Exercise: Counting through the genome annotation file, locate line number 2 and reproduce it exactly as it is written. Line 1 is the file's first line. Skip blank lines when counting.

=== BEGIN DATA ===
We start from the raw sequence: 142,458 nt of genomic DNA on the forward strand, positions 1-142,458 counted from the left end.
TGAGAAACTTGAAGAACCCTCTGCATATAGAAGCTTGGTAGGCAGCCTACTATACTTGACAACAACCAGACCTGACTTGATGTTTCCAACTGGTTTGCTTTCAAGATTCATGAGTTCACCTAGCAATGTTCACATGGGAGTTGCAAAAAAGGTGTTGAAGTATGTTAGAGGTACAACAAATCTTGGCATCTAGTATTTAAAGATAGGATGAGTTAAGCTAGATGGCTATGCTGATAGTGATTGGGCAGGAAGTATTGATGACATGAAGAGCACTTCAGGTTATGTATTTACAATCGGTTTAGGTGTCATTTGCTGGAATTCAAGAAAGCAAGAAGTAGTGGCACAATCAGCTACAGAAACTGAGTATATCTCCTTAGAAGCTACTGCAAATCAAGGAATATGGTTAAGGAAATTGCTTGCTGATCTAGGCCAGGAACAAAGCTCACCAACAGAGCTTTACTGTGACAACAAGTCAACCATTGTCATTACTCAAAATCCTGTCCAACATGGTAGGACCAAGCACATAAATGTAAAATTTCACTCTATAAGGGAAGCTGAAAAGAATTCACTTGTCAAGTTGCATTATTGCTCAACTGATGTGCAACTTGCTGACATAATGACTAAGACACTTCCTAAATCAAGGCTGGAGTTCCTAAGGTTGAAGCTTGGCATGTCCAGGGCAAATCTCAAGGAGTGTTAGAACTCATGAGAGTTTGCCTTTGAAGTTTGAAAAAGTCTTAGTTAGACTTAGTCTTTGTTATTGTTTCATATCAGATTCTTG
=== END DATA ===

TGAGAAACTTGAAGAACCCTCTGCATATAGAAGCTTGGTAGGCAGCCTACTATACTTGACAACAACCAGACCTGACTTGATGTTTCCAACTGGTTTGCTTTCAAGATTCATGAGTTCACCTAGCAATGTTCACATGGGAGTTGCAAAAAAGGTGTTGAAGTATGTTAGAGGTACAACAAATCTTGGCATCTAGTATTTAAAGATAGGATGAGTTAAGCTAGATGGCTATGCTGATAGTGATTGGGCAGGAAGTATTGATGACATGAAGAGCACTTCAGGTTATGTATTTACAATCGGTTTAGGTGTCATTTGCTGGAATTCAAGAAAGCAAGAAGTAGTGGCACAATCAGCTACAGAAACTGAGTATATCTCCTTAGAAGCTACTGCAAATCAAGGAATATGGTTAAGGAAATTGCTTGCTGATCTAGGCCAGGAACAAAGCTCACCAACAGAGCTTTACTGTGACAACAAGTCAACCATTGTCATTACTCAAAATCCTGTCCAACATGGTAGGACCAAGCACATAAATGTAAAATTTCACTCTATAAGGGAAGCTGAAAAGAATTCACTTGTCAAGTTGCATTATTGCTCAACTGATGTGCAACTTGCTGACATAATGACTAAGACACTTCCTAAATCAAGGCTGGAGTTCCTAAGGTTGAAGCTTGGCATGTCCAGGGCAAATCTCAAGGAGTGTTAGAACTCATGAGAGTTTGCCTTTGAAGTTTGAAAAAGTCTTAGTTAGACTTAGTCTTTGTTATTGTTTCATATCAGATTCTTG